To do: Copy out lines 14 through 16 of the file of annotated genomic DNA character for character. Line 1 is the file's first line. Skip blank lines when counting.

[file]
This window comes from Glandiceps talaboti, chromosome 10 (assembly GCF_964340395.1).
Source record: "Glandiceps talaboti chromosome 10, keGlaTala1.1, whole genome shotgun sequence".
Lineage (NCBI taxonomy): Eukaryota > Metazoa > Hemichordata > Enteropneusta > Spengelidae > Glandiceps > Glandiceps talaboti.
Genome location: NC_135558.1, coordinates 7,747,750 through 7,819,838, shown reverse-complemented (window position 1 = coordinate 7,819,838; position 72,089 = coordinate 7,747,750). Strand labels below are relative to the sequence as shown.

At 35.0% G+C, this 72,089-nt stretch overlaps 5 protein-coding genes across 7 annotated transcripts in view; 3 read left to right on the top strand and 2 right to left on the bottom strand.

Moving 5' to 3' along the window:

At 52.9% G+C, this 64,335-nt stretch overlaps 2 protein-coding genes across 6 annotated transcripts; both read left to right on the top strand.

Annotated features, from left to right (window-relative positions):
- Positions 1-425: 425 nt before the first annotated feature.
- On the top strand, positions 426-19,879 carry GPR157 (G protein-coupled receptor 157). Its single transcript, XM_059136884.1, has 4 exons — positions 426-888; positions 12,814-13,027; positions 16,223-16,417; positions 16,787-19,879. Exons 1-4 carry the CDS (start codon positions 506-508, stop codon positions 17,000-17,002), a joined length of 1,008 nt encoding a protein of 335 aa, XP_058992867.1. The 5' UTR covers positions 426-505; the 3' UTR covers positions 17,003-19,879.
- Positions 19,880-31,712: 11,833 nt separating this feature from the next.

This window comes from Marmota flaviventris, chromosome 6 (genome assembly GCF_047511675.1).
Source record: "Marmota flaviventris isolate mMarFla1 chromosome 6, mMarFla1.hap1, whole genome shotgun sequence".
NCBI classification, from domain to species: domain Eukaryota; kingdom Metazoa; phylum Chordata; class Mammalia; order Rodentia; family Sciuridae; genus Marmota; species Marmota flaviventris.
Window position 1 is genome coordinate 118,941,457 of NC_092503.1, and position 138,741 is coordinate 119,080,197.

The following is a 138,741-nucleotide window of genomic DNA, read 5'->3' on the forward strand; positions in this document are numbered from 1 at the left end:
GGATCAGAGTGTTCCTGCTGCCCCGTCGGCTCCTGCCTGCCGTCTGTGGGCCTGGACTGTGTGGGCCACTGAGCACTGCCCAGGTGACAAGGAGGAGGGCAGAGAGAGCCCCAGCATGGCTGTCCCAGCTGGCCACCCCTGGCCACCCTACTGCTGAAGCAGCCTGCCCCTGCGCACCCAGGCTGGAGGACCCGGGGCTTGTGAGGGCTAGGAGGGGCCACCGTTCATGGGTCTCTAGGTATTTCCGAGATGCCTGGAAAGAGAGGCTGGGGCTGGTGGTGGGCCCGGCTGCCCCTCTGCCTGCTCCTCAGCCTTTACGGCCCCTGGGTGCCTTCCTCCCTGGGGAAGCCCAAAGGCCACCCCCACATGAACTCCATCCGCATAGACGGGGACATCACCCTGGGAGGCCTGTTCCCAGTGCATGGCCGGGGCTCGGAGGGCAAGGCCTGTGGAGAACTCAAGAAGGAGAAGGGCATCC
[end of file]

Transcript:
NCBI classification, from domain to species: domain Eukaryota; kingdom Metazoa; phylum Chordata; class Mammalia; order Rodentia; family Sciuridae; genus Marmota; species Marmota flaviventris.
Window position 1 is genome coordinate 118,941,457 of NC_092503.1, and position 138,741 is coordinate 119,080,197.

The following is a 138,741-nucleotide window of genomic DNA, read 5'->3' on the forward strand; positions in this document are numbered from 1 at the left end: